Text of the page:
Karnit Flug, former Bank of Israel Governor Stanley Fischer’s deputy, was his choice as successor from the start. It took Prime Minister Benjamin Netanyahu a little longer to reach the same conclusion.
Twice passed over for the top job, Flug was nominated yesterday by Netanyahu in a bid to wrap up a selection process that left the central bank without a permanent chief since June. Flug’s ties with her ex-boss and track record as a caretaker suggest Israel is set for more Fischer-style monetary policy, with its emphasis on growth and restraining the shekel.
“The bond market likes Flug’s nomination, as she’s perceived as continuing Fischer’s legacy of being in favor of monetary easing to fight currency gains,” Effi Cohen, a bond trader at Tel Aviv-based Leader Capital Markets (LDRC), said by phone. “Her nomination increases the likelihood for one more interest rate cut in the coming few months.”
Israeli stocks and bonds declined today after gaining yesterday. The yield on 4.25 percent benchmark debt maturing in March 2023 rose one basis point to 3.62 percent, after falling to 3.61 percent yesterday, the lowest since May. The TA-25 (TA-25) equity index declined 0.2 percent to 1,302.56 at 2:04 p.m. in Tel Aviv, after gaining 0.7 percent yesterday.
The shekel, whose 5.5 percent gain against the dollar this year represents one of Flug’s challenges, was little changed. It’s been the strongest among 31 global currencies during the period, posing a threat to growth in Israel’s export-oriented economy.
Netanyahu named Flug, 58, three months after two other nominees withdrew during the vetting process, and nine months after Fischer announced he would leave June 30. Flug has said she learned much of what she knows about monetary policy from her predecessor. Fischer supported her candidacy from early in the process, Finance Minister Yair Lapid said in a television interview last night.
As caretaker governor since Fischer left, Flug stepped up his policy of buying dollars to curb the shekel’s gains and boost exports. The bank said this month it will buy $3.5 billion next year, up from about $2.1 billion in 2013, to counter the effect of new natural gas production. In September, it bought $600 million more than necessary for the offset.
The same month, Flug presided over an unexpected interest-rate cut, reducing the benchmark by a quarter-point to 1 percent, the lowest in almost four years. Fischer had gradually reduced the rate from 3.25 percent since 2011 in a bid to spur growth, and all his last four cuts surprised the market, according to Bloomberg surveys.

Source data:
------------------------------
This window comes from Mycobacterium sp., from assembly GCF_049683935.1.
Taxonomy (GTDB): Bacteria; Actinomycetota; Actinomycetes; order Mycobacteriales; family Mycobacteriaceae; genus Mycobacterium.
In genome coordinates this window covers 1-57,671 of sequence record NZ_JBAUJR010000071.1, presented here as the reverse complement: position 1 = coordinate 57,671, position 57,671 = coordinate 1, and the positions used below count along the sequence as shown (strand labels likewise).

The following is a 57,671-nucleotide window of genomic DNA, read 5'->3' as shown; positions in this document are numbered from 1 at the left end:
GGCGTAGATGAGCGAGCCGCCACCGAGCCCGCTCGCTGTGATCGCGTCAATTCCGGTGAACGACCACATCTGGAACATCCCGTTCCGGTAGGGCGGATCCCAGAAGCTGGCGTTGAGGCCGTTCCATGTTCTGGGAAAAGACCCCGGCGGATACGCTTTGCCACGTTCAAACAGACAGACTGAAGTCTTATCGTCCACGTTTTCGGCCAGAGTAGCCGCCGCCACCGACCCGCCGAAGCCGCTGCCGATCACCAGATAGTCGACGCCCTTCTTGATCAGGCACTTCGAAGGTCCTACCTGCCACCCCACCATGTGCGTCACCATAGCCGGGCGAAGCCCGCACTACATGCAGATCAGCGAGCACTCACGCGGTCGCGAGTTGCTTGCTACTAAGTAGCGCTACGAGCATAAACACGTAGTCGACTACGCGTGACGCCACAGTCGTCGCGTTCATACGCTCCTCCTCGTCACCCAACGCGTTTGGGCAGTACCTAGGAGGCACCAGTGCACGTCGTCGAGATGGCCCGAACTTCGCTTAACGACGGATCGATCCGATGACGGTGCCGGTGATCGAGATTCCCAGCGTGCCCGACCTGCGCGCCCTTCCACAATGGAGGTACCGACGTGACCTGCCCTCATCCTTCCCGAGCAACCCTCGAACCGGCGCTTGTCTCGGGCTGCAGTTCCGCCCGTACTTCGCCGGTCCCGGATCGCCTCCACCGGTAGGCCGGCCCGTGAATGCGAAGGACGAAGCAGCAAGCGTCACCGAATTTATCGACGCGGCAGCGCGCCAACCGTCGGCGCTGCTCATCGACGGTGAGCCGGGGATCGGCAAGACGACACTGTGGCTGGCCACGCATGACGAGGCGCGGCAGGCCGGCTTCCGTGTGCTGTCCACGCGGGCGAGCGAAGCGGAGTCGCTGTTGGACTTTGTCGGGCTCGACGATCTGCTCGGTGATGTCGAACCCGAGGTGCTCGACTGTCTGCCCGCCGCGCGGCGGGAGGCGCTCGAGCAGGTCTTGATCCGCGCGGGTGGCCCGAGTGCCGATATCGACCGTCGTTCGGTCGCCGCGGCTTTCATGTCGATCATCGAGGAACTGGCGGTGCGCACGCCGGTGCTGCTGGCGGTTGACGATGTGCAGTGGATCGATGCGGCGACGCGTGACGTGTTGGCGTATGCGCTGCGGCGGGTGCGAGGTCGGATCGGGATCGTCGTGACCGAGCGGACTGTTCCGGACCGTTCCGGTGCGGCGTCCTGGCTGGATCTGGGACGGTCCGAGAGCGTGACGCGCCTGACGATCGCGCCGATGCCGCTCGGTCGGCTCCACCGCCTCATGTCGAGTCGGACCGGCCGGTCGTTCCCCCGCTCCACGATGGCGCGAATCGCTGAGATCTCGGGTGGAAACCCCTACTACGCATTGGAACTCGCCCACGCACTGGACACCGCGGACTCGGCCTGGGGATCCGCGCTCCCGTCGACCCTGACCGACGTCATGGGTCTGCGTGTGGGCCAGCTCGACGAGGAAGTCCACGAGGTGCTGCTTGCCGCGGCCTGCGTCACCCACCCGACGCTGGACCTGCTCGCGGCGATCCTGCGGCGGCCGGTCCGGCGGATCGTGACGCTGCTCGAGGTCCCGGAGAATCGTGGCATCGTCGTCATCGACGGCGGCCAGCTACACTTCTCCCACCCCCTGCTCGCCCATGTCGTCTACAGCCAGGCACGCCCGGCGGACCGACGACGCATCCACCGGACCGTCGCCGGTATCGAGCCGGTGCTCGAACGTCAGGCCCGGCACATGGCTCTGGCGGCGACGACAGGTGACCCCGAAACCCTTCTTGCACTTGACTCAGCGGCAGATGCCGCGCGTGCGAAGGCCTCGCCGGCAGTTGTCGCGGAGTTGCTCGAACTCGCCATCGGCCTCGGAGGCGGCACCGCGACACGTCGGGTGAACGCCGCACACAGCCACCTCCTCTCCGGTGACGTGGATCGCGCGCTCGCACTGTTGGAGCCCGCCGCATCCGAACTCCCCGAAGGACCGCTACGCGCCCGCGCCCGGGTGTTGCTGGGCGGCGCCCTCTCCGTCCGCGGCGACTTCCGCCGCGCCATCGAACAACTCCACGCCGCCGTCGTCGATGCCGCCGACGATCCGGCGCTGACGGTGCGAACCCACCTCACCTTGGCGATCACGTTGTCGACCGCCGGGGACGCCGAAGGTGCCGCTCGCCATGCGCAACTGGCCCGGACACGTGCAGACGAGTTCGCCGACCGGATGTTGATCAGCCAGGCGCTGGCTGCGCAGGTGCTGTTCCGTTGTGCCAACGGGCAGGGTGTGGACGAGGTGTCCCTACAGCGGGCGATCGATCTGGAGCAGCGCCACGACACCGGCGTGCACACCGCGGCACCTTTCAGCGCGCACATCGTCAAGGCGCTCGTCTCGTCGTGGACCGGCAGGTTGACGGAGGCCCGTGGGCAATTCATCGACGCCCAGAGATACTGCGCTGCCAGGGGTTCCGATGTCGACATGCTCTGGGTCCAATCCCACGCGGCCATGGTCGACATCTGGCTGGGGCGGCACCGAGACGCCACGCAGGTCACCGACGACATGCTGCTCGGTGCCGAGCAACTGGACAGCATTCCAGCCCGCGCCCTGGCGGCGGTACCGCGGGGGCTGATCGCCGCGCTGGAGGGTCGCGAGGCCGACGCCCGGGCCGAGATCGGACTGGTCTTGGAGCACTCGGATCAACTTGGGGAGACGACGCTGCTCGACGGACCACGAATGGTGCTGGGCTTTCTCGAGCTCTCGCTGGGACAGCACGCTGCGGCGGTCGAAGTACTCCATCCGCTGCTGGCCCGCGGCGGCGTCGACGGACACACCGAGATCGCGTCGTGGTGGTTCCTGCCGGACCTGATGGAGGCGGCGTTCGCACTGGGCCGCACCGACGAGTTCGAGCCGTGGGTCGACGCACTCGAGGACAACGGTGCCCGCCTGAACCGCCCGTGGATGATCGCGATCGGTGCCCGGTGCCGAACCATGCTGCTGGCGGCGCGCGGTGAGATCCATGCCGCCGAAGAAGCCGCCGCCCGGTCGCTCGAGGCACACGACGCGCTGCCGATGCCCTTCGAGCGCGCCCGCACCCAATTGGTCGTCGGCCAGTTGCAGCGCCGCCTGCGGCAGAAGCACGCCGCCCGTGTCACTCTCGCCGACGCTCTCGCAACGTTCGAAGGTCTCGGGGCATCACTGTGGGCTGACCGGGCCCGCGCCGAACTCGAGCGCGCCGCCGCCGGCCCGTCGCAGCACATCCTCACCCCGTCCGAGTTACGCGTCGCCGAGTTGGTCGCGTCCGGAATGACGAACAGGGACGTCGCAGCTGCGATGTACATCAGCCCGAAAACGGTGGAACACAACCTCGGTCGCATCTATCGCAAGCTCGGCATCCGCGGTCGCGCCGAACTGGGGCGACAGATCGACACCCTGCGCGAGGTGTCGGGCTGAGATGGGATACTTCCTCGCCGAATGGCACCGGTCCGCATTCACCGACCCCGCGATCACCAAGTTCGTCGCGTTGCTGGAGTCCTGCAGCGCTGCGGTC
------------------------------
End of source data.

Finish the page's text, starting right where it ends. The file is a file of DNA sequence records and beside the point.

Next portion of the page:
Israel’s inflation rate of 1.3 percent, below the midpoint of the Bank of Israel’s 1 percent to 3 percent target, leaves room for lower rates. The bank expects economic growth to slow to 3.4 percent in 2014 from 3.6 percent this year.
“Flug will continue the policies of Fischer and will be dovish in her positions,” said Ronen Matmon, the investment chief at Excellence Nessuah Gemel and Pension Ltd., which manages 20 billion shekels ($5.7 billion) for clients. “Chances are we will see another rate cut before the end of the year, and that will benefit the stock and bond markets.”
Netanyahu and Lapid said in a joint statement yesterday that they were impressed with Flug’s performance as acting head. She held the post while first former Governor Jacob Frenkel, and then Bank Hapoalim chief economist Leo Leiderman, withdrew their candidacies during vetting.
Lapid had said on Oct. 15 that Flug wasn’t a candidate, as attention focused on three other contenders.
“I think it’s embarrassing and wasn’t necessary,” former Governor David Klein said of the drawn-out selection process. He told Army Radio that Flug, who served as his research director, was a fitting candidate.
Born in Warsaw, Flug moved to Israel at the age of three. She completed bachelor’s and master’s degrees from The Hebrew University, and a doctorate at Columbia University in New York. Flug headed the Bank of Israel’s research department for a decade before Fischer appointed her as his deputy in 2011.
She’s the latest woman to be handed the helm of a central bank. Federal Reserve Vice Chairman Janet Yellen has been nominated to replace Ben S. Bernanke as the U.S. central banker, and Elvira Nabiullina was appointed to lead Russia’s central bank in June. Israel was one of the first countries to be led by a woman when Golda Meir was prime minister in the 1960s and 70s.
The Bank of Israel job opened in January after Fischer, 70, announced he would leave midway through his second five-year term. He has been credited with helping Israel to weather the global economic crisis better than most developed countries.
“Flug should have been chosen at the outset in light of her experience and the support for her nomination from former Governor Stanley Fischer,” said Rafael Gozlan, chief economist at I.B.I. - Israel Brokerage & Investments Ltd. “Choosing her will avoid shocks in both the Bank of Israel itself and in monetary policy.”
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